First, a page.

Attacks against critical infrastructure, government institutions, private companies, and the foundations of U.S. democracy continue to succeed due to two fundamental reasons. First, nefarious threat actors innovate upon each other's work more than their victims collaborate. And second, the asymmetric cyber threat landscape necessitates more significant resources and expertise be allocated towards defense than offense.
Stated simply: it is easier to break things than secure them or repair them.
Adversaries ranging from sophisticated nation-state sponsored advanced persistent threats (APTs) to opportunistic cybercriminals neither discriminate between public and private sector targets nor are bogged down in the moralistic quagmires over the impacts attack campaigns might inflict on institutions, critical infrastructure or individuals. Quite the contrary often proves true: the potential significance of the impact is more likely to draw attackers than deter them. Though some adversaries directly collaborate with other threat groups and communities, more frequently they consistently improve their malware and attack paradigms through vicarious reinforcement. Cyberattacks succeed in a threat landscape that already perilously favors the offensive over the defensive because attackers innovate, operate, and target without the resource, organizational, and technical barriers that inhibit siloed stakeholders.
Public and private sector stakeholder collaboration, innovation, and thought leadership disrupts the adversarial attack chain, reverses vicarious reinforcement, and improves the security and resiliency of stakeholder systems.
As executive vice president of CRA's Community platform and founder and chairman of the Institute for Critical Infrastructure Technology (ICIT), a Washington D.C.-based 501(c)3 cybersecurity think tank, I have the privilege of working with some of our nation's top experts who sit at the intersection of cybersecurity, national security, and critical infrastructure resiliency. These leaders are keenly aware that a successful whole-of-nation response to APTs is predicated on the simple yet powerful idea that public and private sector collaboration supersedes that of our enemies.
Research-focused NGOs play a vital role in accelerating critical infrastructure resiliency by creating forums that unite fragmented stakeholders and siloed organizations to support a joint mission. Recently, CyberRisk Alliance partnered with ICIT on its annual gala and benefit to raise funds in support of its mission to defend our nation's critical infrastructure sectors and democratic institutions through objective, non-partisan research and educational initiatives tailored to policymakers, business leaders and technology innovators. This year's gala celebrated the accomplishment of the critical infrastructure cybersecurity community and honored three distinguished national security leaders committed to public-private collaboration:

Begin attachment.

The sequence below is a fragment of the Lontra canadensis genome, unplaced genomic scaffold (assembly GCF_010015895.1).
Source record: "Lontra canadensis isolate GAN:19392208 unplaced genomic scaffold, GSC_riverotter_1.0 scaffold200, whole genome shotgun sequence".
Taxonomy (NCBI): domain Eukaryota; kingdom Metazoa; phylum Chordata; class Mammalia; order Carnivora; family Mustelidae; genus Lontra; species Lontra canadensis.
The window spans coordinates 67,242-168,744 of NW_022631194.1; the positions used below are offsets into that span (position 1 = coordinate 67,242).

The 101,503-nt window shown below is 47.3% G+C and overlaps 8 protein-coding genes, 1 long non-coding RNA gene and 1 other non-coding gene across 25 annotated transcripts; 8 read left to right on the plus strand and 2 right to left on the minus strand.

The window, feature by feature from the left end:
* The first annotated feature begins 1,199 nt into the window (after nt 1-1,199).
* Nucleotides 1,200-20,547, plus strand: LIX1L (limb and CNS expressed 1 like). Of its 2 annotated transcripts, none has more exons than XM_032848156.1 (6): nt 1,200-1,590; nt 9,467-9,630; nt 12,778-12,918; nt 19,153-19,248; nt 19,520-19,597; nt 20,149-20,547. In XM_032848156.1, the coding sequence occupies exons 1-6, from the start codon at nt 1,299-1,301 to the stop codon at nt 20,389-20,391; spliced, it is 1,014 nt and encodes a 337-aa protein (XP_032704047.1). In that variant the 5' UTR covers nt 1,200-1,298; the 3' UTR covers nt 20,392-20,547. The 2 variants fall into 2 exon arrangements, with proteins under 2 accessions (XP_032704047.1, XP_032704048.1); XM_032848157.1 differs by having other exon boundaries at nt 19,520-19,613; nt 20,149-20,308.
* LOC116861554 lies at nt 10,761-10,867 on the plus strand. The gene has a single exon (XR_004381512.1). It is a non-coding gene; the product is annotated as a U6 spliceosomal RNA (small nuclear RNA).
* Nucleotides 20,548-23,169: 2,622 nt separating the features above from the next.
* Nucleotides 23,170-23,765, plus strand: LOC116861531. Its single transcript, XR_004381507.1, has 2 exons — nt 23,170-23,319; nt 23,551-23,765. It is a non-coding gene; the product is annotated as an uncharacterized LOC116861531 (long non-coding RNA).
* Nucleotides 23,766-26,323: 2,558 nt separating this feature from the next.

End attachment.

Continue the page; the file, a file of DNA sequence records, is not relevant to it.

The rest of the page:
- 2022 Pioneer Award: Jen Easterly, Director, Cybersecurity and Infrastructure Security Agency (CISA)
- 2022 Pinnacle Award: Kemba Walden, Principal Deputy National Cyber Director, Office of the National Cyber Director (ONCD)
- 2022 Impact Award: Col. Candice Frost, JIOC Commander, United States Cyber Command
During their remarks, these public sector luminaries lauded the role that research plays in effective public-private partnerships and the impact NGOs like ICIT have on the community. One need only look at ICIT's Fellow program, which consists of leaders including Tim Callahan (SVP/ global CISO Aflac and CRA Cybersecurity Collaborative Executive Committee member) and Malcolm Harkins (CRA board member), to see the value private sector executives place on public sector engagement.
The nation's safety, stability, and security depend on the resilience of U.S. critical infrastructure and the strength of its cybersecurity community. The success of vital critical infrastructure initiatives — those tied to software supply chain security, the Cybersecurity Maturity Model Certification (CMMC), and the Trusted Exchange Framework and Common Agreement (TEFCA) to name a few — will depend on public and private sector stakeholders' ability to communicate, collaborate, and effectively integrate innovative ideas into the complex collections of public and private technologies, systems, and processes.
Non-partisan, objective, and vendor-neutral NGOs, such as ICIT, serve a mission-critical role in facilitating public-private partnerships that lead to lasting positive change. By working together for the nation's benefit, regardless of political affiliation or company designation, we can ensure the highest degree of security and resiliency for U.S. critical infrastructure, its democratic institutions, and future generations.